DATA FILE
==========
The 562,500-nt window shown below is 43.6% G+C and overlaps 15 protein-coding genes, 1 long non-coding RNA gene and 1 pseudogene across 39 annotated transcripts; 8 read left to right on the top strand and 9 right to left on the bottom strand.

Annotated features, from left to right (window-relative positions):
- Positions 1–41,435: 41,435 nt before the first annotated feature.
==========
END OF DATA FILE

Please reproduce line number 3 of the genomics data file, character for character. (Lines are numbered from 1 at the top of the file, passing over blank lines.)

- Positions 1–41,435: 41,435 nt before the first annotated feature.